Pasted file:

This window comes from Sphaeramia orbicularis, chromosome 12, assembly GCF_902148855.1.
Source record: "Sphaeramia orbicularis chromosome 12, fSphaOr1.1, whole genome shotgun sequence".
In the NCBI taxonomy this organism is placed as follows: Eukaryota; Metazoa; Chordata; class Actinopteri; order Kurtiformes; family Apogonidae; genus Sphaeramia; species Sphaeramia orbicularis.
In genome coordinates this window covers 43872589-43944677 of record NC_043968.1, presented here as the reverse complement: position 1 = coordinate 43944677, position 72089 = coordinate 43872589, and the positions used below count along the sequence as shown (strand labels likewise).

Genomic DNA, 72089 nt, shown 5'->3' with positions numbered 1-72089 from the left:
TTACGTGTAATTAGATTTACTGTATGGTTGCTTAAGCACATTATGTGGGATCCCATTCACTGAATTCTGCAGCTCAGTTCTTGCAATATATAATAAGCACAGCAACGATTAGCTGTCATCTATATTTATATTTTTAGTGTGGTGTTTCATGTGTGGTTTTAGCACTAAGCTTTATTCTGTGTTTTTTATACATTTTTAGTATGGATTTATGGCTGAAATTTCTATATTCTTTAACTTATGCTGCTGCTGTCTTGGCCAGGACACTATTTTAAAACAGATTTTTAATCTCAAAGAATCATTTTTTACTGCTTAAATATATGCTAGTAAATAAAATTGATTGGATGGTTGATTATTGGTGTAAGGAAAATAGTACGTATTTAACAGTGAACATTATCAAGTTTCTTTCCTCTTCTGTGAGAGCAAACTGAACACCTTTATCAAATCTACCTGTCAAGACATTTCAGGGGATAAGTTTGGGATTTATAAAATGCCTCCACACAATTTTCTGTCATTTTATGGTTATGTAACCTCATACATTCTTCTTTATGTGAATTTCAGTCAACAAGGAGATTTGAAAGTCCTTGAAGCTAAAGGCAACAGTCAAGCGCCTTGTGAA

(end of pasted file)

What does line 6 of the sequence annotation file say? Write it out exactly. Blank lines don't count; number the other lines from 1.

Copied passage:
TTACGTGTAATTAGATTTACTGTATGGTTGCTTAAGCACATTATGTGGGATCCCATTCACTGAATTCTGCAGCTCAGTTCTTGCAATATATAATAAGCACAGCAACGATTAGCTGTCATCTATATTTATATTTTTAGTGTGGTGTTTCATGTGTGGTTTTAGCACTAAGCTTTATTCTGTGTTTTTTATACATTTTTAGTATGGATTTATGGCTGAAATTTCTATATTCTTTAACTTATGCTGCTGCTGTCTTGGCCAGGACACTATTTTAAAACAGATTTTTAATCTCAAAGAATCATTTTTTACTGCTTAAATATATGCTAGTAAATAAAATTGATTGGATGGTTGATTATTGGTGTAAGGAAAATAGTACGTATTTAACAGTGAACATTATCAAGTTTCTTTCCTCTTCTGTGAGAGCAAACTGAACACCTTTATCAAATCTACCTGTCAAGACATTTCAGGGGATAAGTTTGGGATTTATAAAATGCCTCCACACAATTTTCTGTCATTTTATGGTTATGTAACCTCATACATTCTTCTTTATGTGAATTTCAGTCAACAAGGAGATTTGAAAGTCCTTGAAGCTAAAGGCAACAGTCAAGCGCCTTGTGAA